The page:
I wrote my first attempt at a novel more than 10 years ago, back in college. It will never see the light of day; the print manuscript lies in a sealed envelope even I dread to open. It’s really quite terrible, but at least it’s out of my system. Maybe one day I’ll go back and completely rewrite it into something good, but it will look nothing like the monstrosity confined to a bottom desk drawer that currently exists.
Why do I think it’s so bad? Partially because my writing skills have vastly improved in the decade since then. But more to the point, I “pantsed” the whole thing. That is, I wrote it without any attempt at outlining or creating more than the loosest possible structure in my head. This lead to a story full of non-sequiturs, lost story arcs and missing character motivations—a long pile of words on pages that don’t come together into something whole in the end.
I’m also reminded of an anecdotal story about Jim Butcher, acclaimed author of the Dresden Files novels and more. As the story goes, like most of us young and idealistic writers, Mr. Butcher railed against the idea that a novel must follow a particular structure. To prove the professors of his creative writing program wrong about this, he set out to write a novel according to the classic structure, assuming that it would, as expected, turn out to be drivel. In doing this, he wrote the first of the Dresden Files novels, the one that would eventually be called Storm Front (though at the time it was titled Semi-automagic—how I love that title!). Following the “formula” not only created a work that proved gripping, entertaining and—most important—creative, it launched his career as a professional author.
With all of this in mind, I highly recommend that the amateur writer (myself included) read K.M. Weiland’s Structuring Your Novel and Outlining Your Novel. Or, as I did, listen to them on Audible, where they’re both narrated by the same person, Sonja Field, who effectively brings the conversational tone of the books to life.
I’m not willing to suggest that anything Ms. Weiland does in these books is truly revolutionary. You will find a presentation of the “classic” approach to story structure, with definitions of standardized terms (“catastrophe” and “sequel,” for instance). But the information is delivered in a clear manner by someone who has used these techniques to publish several novels. She effectively uses well-known literary classics in different genres as illustrations for these structures and ideas. If I have one complaint about these books, it might be that there are too many examples. Impatient as I am, I’d be satisfied with shorter books with fewer examples.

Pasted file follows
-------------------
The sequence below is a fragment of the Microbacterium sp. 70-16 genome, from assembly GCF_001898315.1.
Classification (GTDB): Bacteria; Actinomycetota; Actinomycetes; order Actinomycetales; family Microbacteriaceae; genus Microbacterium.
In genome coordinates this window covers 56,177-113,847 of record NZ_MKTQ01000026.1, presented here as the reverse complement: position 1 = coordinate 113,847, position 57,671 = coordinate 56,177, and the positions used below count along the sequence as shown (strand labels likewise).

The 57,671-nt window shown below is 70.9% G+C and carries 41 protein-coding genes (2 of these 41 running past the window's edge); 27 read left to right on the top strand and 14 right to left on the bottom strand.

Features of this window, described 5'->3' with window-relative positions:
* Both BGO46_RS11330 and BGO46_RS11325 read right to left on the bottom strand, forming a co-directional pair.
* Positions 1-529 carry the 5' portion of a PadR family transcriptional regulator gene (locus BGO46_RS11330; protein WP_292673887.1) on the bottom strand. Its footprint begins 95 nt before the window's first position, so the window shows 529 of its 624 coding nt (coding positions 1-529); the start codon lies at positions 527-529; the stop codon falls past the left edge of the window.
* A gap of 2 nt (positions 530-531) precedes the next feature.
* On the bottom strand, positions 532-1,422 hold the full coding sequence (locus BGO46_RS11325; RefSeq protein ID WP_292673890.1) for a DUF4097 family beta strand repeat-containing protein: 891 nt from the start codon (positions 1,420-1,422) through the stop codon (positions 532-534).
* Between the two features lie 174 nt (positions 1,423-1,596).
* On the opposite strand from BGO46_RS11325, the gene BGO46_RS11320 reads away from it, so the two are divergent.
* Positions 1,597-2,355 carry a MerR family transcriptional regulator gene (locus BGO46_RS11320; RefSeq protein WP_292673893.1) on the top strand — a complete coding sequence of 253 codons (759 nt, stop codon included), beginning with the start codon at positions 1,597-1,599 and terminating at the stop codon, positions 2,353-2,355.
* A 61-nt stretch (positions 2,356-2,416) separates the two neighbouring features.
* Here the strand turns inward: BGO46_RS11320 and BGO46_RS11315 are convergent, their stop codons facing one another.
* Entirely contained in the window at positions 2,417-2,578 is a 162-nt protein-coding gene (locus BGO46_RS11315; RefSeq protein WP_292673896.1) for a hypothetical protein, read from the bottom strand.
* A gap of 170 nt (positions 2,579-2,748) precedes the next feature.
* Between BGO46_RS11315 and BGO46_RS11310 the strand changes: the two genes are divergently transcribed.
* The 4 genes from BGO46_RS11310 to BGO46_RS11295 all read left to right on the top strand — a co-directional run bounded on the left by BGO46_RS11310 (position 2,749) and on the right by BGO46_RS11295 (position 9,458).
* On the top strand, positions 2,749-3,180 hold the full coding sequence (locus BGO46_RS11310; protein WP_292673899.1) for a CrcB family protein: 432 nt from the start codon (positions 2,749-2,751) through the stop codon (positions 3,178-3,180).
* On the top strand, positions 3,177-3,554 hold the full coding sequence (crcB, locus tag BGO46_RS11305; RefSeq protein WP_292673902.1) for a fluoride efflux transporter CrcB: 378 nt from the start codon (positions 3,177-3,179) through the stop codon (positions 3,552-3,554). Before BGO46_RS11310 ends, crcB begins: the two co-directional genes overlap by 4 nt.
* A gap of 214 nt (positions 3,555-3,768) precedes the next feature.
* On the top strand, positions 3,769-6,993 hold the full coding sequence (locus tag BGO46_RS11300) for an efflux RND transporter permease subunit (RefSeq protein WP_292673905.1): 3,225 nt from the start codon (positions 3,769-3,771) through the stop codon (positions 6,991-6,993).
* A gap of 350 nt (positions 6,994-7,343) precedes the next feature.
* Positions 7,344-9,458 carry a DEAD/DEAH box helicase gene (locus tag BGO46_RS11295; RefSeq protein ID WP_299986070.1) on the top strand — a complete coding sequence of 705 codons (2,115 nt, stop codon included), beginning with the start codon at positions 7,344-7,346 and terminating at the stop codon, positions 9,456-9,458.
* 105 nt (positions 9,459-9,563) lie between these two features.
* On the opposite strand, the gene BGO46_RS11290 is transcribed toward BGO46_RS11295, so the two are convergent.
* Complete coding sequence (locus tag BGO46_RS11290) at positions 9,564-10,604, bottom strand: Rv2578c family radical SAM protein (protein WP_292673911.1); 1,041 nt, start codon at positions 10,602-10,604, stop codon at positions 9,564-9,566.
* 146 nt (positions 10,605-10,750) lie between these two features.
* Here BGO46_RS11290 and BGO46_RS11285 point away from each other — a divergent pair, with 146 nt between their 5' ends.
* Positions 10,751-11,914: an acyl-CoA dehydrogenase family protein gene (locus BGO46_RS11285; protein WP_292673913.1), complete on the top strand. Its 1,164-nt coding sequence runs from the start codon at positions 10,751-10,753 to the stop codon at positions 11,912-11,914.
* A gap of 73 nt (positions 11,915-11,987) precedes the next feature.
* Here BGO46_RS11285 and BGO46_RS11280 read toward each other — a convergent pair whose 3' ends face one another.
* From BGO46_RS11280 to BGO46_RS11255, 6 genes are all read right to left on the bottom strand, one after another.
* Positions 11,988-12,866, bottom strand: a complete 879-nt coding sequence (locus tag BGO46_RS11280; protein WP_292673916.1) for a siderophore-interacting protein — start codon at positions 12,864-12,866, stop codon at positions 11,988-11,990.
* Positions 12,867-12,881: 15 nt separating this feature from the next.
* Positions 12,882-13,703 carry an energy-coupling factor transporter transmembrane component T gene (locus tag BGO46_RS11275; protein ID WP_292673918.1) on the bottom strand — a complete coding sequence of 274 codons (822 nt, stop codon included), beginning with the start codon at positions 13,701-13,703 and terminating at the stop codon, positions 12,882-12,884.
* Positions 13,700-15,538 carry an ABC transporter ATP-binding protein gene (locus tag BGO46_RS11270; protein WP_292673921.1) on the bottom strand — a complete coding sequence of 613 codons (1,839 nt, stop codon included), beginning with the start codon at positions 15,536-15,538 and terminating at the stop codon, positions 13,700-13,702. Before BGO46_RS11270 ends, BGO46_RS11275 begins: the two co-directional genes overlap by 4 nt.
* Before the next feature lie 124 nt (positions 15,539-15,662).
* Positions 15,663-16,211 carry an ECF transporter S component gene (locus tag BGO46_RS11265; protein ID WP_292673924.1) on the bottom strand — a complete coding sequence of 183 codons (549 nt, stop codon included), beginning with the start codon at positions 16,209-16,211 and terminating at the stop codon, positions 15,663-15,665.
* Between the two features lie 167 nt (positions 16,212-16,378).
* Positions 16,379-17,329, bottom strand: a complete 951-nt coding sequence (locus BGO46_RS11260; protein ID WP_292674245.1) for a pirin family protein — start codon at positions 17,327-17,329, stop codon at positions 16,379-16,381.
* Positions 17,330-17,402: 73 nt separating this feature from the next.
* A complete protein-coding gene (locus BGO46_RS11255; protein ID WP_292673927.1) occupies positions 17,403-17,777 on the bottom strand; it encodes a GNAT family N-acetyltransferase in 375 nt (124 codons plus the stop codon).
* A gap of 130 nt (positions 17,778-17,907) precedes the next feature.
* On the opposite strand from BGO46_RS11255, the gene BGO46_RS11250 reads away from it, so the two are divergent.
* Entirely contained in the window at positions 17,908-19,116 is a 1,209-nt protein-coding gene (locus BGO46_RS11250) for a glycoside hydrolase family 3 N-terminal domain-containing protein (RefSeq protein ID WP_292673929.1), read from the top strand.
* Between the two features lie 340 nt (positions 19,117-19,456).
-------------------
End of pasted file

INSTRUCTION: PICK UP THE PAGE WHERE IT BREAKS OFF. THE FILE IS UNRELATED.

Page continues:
Along with those examples, Ms. Weiland includes snippets of interviews with a breadth of authors (particularly in the outlining book). These interviews can be easily summarized: every author approaches the act of structuring and outlining their novels in different ways, but these are typically variations on a theme and very few successful authors do not outline their novels before beginning writing—though almost all of them leave themselves free to improvise on that outline when a spark of creativity hits.
This last sentence, I think, summarizes the major effect of both of these books, and why I highly recommend them to aspiring authors. First, the books give you tools and constructs to allow you to approach story structure and outlining in a productive manner—whatever your personal process turns out to be. Second, the books prove both the value of using “traditional” story structure and the fact that using “formulaic” story structures does not prohibit creativity in writing. Like all “rules” in writing, a person who understands the purpose of the rules can occasionally break them to great effect—knowing the intuitive expectations a reader has in how a story should go allows you to more effectively twist those expectations into something cathartic, or at least entertaining.
These books collectively touch upon several other grounds important to planning novels—the value of creating characters before outlining, the fact that novel-writing is a process and that you’ll likely need to make revisions to story, characters and outline as things developed, methods for brainstorming and then sorting through generated ideas (though I highly recommend the Great Course by Professor Gerard Puccio, The Creative Thinker’s Toolkit for that particular issue) and details of some of the ways stories and characters surprise their creators and develop lives and wills of their own.
These are both (relatively) short reads and, though I’d prefer them to be shorter, are easy to turn out in just a few sittings. If you intend to write novels and have not recently (or ever) reviewed story structure techniques and ideas, I’d definitely recommend picking up these books and reading them as a set.
After that, there are some alternative analyses of story structure that might be useful as well. Robin Law’s Hamlet’s Hit Points (designed for structuring roleplaying games but also generally applicable to fiction-writing, I think) comes quickly to mind. Maybe I’ll review that in the near future.